SATURDAY PUZZLE – Today we have a collaboration between two gemstone builders who have teamed up once before, in 2020, on another dazzling one. Caitlin Reid and Andrew Ries are regular weekend contributors, and both are very funny. This grid isn’t crazy, but there are plenty of clever touches.
I found the clean and evenly difficult solution – maybe it was luck, but I didn’t really get stuck in one place.
Happy National Puzzle Day, by the way! To mark the occasion, you can register for the Boswords Winter Wondersolve, taking place on February 6, and solve a puzzle that could be able were built by someone known to Wordplay readers.
Some of the more delicate elements are tiny. It took me a while to remember Danny LaRusso from “The Karate Kid”, which assured me of “Dan”, until I learned that the 2010 version of the film stars Jaden Smith as Dr. Parker. RIN is identified as a coin, instead of a dog, every few years; the pun clue for APB – a police alert used to “catch” a criminal – also took a while to figure out. I also loved the triple stack in the center and the hint for HAIRLINE!
30A. What else fits that very specific clue: “Something no one can get into?” Once I saw the answer here, it seemed so obvious and certain. Before the fact, I didn’t remotely think about commuting and carpool lanes. I had a few cross letters and was fixated on “couple” or “couples” at first.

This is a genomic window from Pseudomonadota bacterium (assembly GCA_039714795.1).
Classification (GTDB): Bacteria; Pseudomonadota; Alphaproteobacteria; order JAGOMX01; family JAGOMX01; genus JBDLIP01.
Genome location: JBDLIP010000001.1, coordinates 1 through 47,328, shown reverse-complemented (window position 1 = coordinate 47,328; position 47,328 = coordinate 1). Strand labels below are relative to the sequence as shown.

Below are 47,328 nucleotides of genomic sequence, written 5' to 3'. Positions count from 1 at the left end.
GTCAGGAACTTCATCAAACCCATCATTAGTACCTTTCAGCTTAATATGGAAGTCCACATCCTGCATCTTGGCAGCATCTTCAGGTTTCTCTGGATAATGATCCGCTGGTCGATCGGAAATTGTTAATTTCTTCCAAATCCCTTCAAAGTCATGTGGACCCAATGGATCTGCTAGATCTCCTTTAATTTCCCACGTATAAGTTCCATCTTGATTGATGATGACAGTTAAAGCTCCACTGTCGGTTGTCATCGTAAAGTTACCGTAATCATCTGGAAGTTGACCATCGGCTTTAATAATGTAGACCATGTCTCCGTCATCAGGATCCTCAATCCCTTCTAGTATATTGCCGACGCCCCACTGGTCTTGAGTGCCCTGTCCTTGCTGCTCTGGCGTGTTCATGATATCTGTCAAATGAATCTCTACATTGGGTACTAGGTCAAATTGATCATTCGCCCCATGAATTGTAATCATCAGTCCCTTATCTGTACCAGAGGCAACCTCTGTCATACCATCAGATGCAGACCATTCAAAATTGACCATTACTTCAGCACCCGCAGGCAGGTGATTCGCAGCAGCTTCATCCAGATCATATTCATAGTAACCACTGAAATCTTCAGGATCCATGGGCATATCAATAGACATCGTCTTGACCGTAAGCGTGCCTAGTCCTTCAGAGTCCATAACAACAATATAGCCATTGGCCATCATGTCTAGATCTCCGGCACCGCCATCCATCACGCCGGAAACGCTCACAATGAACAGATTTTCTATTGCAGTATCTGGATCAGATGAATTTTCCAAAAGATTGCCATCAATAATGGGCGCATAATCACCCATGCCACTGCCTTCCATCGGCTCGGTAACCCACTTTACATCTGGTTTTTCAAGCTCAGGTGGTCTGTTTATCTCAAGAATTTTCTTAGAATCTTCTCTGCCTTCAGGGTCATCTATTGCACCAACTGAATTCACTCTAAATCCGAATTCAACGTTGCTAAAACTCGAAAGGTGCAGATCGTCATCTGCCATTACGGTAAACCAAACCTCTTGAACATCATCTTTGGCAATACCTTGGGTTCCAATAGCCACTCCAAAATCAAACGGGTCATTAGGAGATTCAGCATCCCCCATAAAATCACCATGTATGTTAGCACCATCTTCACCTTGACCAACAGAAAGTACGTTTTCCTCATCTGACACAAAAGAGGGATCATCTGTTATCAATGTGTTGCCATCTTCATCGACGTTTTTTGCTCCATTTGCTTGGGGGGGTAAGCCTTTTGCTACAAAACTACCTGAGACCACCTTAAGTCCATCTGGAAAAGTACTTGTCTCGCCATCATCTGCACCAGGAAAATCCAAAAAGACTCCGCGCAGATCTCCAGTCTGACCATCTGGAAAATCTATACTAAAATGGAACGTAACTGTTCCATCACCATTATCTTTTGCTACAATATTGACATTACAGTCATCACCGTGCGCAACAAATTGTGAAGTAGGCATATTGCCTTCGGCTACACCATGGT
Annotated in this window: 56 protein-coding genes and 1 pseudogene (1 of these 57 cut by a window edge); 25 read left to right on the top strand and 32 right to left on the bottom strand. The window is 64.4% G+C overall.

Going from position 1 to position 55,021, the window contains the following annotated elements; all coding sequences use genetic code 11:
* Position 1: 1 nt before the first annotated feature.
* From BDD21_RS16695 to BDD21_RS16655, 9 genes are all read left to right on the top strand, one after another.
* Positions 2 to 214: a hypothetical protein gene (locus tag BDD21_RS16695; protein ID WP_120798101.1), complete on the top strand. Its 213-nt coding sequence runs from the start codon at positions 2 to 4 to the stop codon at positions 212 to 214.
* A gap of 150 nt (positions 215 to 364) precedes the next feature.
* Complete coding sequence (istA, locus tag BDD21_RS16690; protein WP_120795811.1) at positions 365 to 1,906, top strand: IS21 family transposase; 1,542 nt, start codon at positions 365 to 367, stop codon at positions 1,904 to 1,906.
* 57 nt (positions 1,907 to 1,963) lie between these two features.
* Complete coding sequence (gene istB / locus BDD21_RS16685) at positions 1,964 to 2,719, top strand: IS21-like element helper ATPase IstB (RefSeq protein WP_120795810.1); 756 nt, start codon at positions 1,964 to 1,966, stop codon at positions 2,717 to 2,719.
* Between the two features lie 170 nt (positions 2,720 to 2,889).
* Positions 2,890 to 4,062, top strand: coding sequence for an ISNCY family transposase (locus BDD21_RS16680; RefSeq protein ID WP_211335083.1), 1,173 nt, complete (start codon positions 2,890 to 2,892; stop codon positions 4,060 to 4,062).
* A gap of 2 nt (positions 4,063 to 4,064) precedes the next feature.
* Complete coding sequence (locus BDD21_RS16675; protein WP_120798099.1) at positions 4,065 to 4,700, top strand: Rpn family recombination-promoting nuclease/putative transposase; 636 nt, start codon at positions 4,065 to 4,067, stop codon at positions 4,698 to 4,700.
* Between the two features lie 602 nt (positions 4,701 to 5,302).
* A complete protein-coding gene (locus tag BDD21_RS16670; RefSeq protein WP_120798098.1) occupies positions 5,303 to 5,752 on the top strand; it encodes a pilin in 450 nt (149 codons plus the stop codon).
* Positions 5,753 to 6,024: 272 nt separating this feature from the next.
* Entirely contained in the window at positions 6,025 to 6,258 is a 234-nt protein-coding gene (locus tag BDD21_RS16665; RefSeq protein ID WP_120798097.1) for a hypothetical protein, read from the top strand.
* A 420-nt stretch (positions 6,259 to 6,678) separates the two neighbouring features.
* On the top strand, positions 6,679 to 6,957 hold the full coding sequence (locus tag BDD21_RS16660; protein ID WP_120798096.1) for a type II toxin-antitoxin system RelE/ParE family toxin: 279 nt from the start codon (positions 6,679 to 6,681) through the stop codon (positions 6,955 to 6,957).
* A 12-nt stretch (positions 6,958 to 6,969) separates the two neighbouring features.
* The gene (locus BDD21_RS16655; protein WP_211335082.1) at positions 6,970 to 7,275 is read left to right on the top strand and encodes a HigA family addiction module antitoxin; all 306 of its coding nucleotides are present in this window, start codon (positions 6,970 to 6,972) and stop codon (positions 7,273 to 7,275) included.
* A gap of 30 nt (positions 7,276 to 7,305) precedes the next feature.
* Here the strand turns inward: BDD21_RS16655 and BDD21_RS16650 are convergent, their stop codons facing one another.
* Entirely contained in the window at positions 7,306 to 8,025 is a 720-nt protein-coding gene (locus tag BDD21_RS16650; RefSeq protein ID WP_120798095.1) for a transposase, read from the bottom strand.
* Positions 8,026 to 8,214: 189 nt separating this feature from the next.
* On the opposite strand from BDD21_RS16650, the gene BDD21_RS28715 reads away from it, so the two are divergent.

33A. I’m still racking my brains trying to think of a specific reference for this iconic statement. I can imagine a villain rubbing his hands over a pile of treasure – cooing, MINE ALL MINE – before unleashing a series of reverberating cackles.
7D. I watched a few episodes of HBO’s “Succession” before ALAN Ruck’s old face sent me back to my youth, when I paid a little tribute to “Ferris Bueller’s Day Off” by cutting school to watch the film, twice, at the theatre.
8D. “Wait a minute”, you might be thinking, “I thought Gnome Chomsky was America’s tallest concrete garden gnome, and he lives in the Catskills, away from the Upper Midwest. Turns out there’s a new gnome in town – AMES, Iowa – and he’s just a little taller.
12D. I had this entry about crosses and thought ALCALDE must mean something like “heat”. But the term actually comes from the Arabic for mayor and dates back to a Moorish influence on the Spanish language from around 1,300 years ago.
23D. It is the beginning of a puzzle, plural or singular; the “suitcase” in the hint made me think of the two correct parts, but I don’t remember ever seeing RACINOS on paper, and that middle sibilant was uncertain to me.
24D. Another start and another portmanteau, I think: HELISTOP is one of many terms for where you drop off your helicopter, such as helipad, helipad, helipad, and helipad. Reading all these concrete landing sites makes me wonder if more people have helicopters than I thought – just to get to the store etc.
41D. One last little thing: I understood ID TAG correctly, but I couldn’t find the purpose of this article as a “help to get home”. I researched uses of this entry in older puzzles and saw that it was identified as a “luggage tag”, which makes this more obvious.
Want to submit a crossword puzzle to The New York Times?
The New York Times Crossword has an open submission system, and you can submit your puzzles online.
For tips on how to get started, read our “How to Make a Crossword Puzzle” series.
Do you feel overwhelmed?
Subscribers can view the answer key.
Trying to return to the puzzle page? Right here.
What did you think?